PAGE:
There was a popular video a few years back (What games are like for someone who doesn’t play games). It struck me as a gamer because of how much unwritten “gamer intuition” that we just learned over time and tutorials sometimes seem to take this for granted (ie Day9’s criticism of Tears of the Kingdom). What do gamedevs keep in mind when crafting a tutorial for gamers but also for newcomers to gaming or the genre of the game?

Most game dev teams have a strong idea of who our game's target audience is, and that includes the kind of context they should already have. If we're building a big budget AAA first person shooter, we can expect that our representative player recognizes and likes first person shooters and is likely already familiar with the basics of how to play them. It is unlikely we will need to teach them the very basics like how to move about the map and aim or what strafing is. If we're building a casual mobile game where we expect our representative player is new to games and lacks the context needed to play, we'll need to spend more effort to teach them that context.

The need for tutorialization is especially high in two major cases:

  1. When introducing new kinds of gameplay for which there the player doesn't have much or any existing context from other games or real life. Players have no context for the new gameplay, so they need to be taught much more carefully so they can learn. If you've ever seen a player play Dance Dance Revolution for the first time, you'll see what I mean - there's a lot of awkwardness before they start to look more comfortable with playing it. Final Fantasy 13's role change system was similar - it was so significantly different from conventional wisdom that the tutorial elements were spread out over many hours in order to get players familiar with it.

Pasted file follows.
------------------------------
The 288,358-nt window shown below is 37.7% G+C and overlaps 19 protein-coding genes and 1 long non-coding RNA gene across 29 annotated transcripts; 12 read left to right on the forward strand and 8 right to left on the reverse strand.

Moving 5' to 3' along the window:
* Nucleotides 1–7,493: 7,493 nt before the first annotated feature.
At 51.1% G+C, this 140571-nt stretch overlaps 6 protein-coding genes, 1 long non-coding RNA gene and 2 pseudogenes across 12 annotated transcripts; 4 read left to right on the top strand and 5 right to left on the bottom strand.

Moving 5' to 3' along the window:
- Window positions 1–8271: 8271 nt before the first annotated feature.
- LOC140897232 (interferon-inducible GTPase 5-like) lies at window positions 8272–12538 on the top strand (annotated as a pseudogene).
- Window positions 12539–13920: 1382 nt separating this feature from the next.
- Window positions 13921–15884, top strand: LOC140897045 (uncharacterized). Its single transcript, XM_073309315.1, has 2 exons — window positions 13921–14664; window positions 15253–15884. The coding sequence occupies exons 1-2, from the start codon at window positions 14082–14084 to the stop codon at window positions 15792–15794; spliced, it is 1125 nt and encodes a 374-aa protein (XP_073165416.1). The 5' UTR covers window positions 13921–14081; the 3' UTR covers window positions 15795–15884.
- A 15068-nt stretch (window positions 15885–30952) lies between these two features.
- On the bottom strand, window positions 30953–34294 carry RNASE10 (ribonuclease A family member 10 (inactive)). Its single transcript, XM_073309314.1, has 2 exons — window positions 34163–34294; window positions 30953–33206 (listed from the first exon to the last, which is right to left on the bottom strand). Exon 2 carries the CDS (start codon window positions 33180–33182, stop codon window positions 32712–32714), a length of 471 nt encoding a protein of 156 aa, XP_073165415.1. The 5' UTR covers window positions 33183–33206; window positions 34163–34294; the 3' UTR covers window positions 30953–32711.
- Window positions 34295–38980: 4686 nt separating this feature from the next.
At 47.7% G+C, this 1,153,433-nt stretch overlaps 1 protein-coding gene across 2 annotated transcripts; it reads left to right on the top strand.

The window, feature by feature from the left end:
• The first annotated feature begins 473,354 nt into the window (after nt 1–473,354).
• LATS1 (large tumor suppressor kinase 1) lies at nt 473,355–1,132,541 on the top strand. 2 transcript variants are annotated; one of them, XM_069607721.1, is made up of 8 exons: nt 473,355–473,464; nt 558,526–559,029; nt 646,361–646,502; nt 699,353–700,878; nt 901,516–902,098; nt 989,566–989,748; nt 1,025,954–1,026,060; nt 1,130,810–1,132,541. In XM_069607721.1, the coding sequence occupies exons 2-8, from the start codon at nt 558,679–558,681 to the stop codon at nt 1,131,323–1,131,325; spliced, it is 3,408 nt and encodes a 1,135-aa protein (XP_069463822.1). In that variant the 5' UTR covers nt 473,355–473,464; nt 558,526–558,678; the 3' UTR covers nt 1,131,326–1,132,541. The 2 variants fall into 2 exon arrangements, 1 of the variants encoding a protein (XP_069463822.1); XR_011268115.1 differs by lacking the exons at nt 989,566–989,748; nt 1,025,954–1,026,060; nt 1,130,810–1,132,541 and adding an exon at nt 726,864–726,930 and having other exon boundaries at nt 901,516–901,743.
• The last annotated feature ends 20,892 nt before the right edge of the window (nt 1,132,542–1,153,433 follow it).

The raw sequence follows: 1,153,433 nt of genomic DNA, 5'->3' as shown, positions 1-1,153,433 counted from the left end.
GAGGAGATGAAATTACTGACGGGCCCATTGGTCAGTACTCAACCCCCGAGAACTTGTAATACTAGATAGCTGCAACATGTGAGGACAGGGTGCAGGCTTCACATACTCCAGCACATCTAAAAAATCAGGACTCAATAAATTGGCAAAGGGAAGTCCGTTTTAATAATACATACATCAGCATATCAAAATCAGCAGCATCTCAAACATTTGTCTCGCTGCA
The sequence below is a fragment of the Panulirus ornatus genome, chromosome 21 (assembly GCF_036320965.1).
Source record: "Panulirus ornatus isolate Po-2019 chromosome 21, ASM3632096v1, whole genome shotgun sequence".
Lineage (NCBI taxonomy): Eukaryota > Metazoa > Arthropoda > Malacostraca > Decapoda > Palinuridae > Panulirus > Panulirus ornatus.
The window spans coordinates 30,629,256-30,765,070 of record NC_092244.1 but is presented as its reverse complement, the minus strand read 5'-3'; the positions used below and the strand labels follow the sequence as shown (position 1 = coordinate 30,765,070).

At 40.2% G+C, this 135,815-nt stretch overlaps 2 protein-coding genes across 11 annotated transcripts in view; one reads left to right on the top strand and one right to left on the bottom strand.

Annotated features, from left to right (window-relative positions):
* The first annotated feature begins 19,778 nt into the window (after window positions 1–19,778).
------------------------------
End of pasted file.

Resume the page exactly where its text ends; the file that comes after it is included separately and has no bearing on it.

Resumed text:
2. When introducing gameplay that specifically conflicts with conventional wisdom. Players already have habits, conventions, and muscle memory associated with that kind of gameplay, so having things work differently will require a lot of unlearning the old habits in order to learn the new ones. If anyone's played the first Mass Effect, you'll probably understand - the aiming and reticle system in Mass Effect 1 is a façade. Putting the crosshairs on a target's head and firing will not guarantee a headshot, even with a sniper rifle. This choice broke a lot of established shooter conventions and caused significant player confusion.

In these situations, it is a good idea to spend significantly more resources on tutorials than games with more traditional gameplay. We, unfortunately, don't always get the resources to do that. In those cases, it ends up hurting the game's reception because players will often miss the features entirely and then complain they aren't there.

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